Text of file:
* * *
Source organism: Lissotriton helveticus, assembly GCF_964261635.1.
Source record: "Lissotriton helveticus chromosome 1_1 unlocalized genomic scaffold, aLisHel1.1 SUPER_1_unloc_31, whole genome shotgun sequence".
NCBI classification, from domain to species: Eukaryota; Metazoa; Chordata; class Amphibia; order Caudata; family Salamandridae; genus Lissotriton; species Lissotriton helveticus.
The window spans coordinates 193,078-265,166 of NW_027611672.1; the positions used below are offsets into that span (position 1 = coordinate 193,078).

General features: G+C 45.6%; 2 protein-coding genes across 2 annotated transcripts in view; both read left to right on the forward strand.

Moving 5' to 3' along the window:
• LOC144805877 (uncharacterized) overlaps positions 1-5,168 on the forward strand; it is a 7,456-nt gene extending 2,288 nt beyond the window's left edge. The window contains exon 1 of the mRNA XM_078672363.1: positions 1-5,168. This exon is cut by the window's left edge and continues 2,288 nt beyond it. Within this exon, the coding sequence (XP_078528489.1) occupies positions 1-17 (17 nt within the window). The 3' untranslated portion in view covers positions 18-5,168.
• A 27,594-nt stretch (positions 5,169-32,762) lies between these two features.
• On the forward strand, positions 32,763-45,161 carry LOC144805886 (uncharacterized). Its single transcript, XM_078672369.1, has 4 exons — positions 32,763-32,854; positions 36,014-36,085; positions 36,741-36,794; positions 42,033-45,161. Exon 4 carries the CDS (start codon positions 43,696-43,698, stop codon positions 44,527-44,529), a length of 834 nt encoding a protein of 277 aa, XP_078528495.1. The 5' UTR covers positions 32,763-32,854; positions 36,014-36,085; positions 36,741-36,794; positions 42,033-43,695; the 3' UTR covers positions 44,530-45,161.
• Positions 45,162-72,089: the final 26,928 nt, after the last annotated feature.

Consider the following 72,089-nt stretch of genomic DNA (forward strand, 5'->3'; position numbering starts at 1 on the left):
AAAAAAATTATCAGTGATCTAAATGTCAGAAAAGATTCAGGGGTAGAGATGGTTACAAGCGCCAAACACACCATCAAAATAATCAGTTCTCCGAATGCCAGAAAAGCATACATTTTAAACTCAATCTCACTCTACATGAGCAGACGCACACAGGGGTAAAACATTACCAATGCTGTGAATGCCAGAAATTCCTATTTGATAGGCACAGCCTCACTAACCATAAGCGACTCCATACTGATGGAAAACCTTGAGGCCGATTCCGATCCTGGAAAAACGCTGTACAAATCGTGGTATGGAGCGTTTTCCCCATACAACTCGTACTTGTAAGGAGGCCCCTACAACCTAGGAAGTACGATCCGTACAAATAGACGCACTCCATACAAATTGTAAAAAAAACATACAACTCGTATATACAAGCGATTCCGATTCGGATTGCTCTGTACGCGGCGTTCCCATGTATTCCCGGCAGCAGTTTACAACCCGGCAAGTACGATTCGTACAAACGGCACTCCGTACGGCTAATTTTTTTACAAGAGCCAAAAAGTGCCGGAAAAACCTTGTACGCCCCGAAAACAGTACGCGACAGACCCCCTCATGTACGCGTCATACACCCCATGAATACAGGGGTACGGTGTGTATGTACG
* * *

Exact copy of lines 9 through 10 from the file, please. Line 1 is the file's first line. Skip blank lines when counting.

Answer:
• On the forward strand, positions 32,763-45,161 carry LOC144805886 (uncharacterized). Its single transcript, XM_078672369.1, has 4 exons — positions 32,763-32,854; positions 36,014-36,085; positions 36,741-36,794; positions 42,033-45,161. Exon 4 carries the CDS (start codon positions 43,696-43,698, stop codon positions 44,527-44,529), a length of 834 nt encoding a protein of 277 aa, XP_078528495.1. The 5' UTR covers positions 32,763-32,854; positions 36,014-36,085; positions 36,741-36,794; positions 42,033-43,695; the 3' UTR covers positions 44,530-45,161.
• Positions 45,162-72,089: the final 26,928 nt, after the last annotated feature.